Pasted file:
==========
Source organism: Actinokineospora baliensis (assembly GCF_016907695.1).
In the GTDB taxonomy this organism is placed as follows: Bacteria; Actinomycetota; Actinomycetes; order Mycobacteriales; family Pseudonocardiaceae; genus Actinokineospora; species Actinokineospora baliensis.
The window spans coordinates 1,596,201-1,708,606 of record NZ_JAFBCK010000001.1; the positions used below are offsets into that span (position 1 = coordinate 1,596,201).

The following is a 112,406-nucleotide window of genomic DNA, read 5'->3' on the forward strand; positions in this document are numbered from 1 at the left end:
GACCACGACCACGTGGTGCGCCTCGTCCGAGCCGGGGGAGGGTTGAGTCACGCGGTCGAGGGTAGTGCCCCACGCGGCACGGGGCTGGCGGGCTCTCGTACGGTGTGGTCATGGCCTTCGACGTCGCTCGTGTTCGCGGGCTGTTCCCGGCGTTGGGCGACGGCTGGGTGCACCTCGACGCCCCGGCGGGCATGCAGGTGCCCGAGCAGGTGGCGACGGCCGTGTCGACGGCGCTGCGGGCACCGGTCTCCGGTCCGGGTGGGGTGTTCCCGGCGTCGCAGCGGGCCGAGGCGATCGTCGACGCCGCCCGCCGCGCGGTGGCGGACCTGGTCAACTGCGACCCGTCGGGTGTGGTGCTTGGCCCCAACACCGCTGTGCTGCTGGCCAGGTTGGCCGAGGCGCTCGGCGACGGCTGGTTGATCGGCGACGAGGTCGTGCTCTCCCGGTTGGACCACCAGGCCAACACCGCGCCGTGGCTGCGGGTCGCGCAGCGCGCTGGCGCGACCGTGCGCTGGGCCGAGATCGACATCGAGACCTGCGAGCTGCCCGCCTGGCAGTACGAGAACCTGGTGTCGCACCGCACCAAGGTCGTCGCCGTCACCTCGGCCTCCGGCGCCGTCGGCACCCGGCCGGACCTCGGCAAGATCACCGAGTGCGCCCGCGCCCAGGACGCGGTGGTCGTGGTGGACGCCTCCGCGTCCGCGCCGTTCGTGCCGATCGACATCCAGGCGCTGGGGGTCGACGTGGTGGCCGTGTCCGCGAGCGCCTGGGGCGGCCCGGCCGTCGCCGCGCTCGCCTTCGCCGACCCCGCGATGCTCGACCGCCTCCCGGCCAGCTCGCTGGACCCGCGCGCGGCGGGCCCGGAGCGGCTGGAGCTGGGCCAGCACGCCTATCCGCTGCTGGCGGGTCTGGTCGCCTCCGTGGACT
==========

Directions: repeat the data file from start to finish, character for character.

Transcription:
Source organism: Actinokineospora baliensis (assembly GCF_016907695.1).
In the GTDB taxonomy this organism is placed as follows: Bacteria; Actinomycetota; Actinomycetes; order Mycobacteriales; family Pseudonocardiaceae; genus Actinokineospora; species Actinokineospora baliensis.
The window spans coordinates 1,596,201-1,708,606 of record NZ_JAFBCK010000001.1; the positions used below are offsets into that span (position 1 = coordinate 1,596,201).

The following is a 112,406-nucleotide window of genomic DNA, read 5'->3' on the forward strand; positions in this document are numbered from 1 at the left end:
GACCACGACCACGTGGTGCGCCTCGTCCGAGCCGGGGGAGGGTTGAGTCACGCGGTCGAGGGTAGTGCCCCACGCGGCACGGGGCTGGCGGGCTCTCGTACGGTGTGGTCATGGCCTTCGACGTCGCTCGTGTTCGCGGGCTGTTCCCGGCGTTGGGCGACGGCTGGGTGCACCTCGACGCCCCGGCGGGCATGCAGGTGCCCGAGCAGGTGGCGACGGCCGTGTCGACGGCGCTGCGGGCACCGGTCTCCGGTCCGGGTGGGGTGTTCCCGGCGTCGCAGCGGGCCGAGGCGATCGTCGACGCCGCCCGCCGCGCGGTGGCGGACCTGGTCAACTGCGACCCGTCGGGTGTGGTGCTTGGCCCCAACACCGCTGTGCTGCTGGCCAGGTTGGCCGAGGCGCTCGGCGACGGCTGGTTGATCGGCGACGAGGTCGTGCTCTCCCGGTTGGACCACCAGGCCAACACCGCGCCGTGGCTGCGGGTCGCGCAGCGCGCTGGCGCGACCGTGCGCTGGGCCGAGATCGACATCGAGACCTGCGAGCTGCCCGCCTGGCAGTACGAGAACCTGGTGTCGCACCGCACCAAGGTCGTCGCCGTCACCTCGGCCTCCGGCGCCGTCGGCACCCGGCCGGACCTCGGCAAGATCACCGAGTGCGCCCGCGCCCAGGACGCGGTGGTCGTGGTGGACGCCTCCGCGTCCGCGCCGTTCGTGCCGATCGACATCCAGGCGCTGGGGGTCGACGTGGTGGCCGTGTCCGCGAGCGCCTGGGGCGGCCCGGCCGTCGCCGCGCTCGCCTTCGCCGACCCCGCGATGCTCGACCGCCTCCCGGCCAGCTCGCTGGACCCGCGCGCGGCGGGCCCGGAGCGGCTGGAGCTGGGCCAGCACGCCTATCCGCTGCTGGCGGGTCTGGTCGCCTCCGTGGACT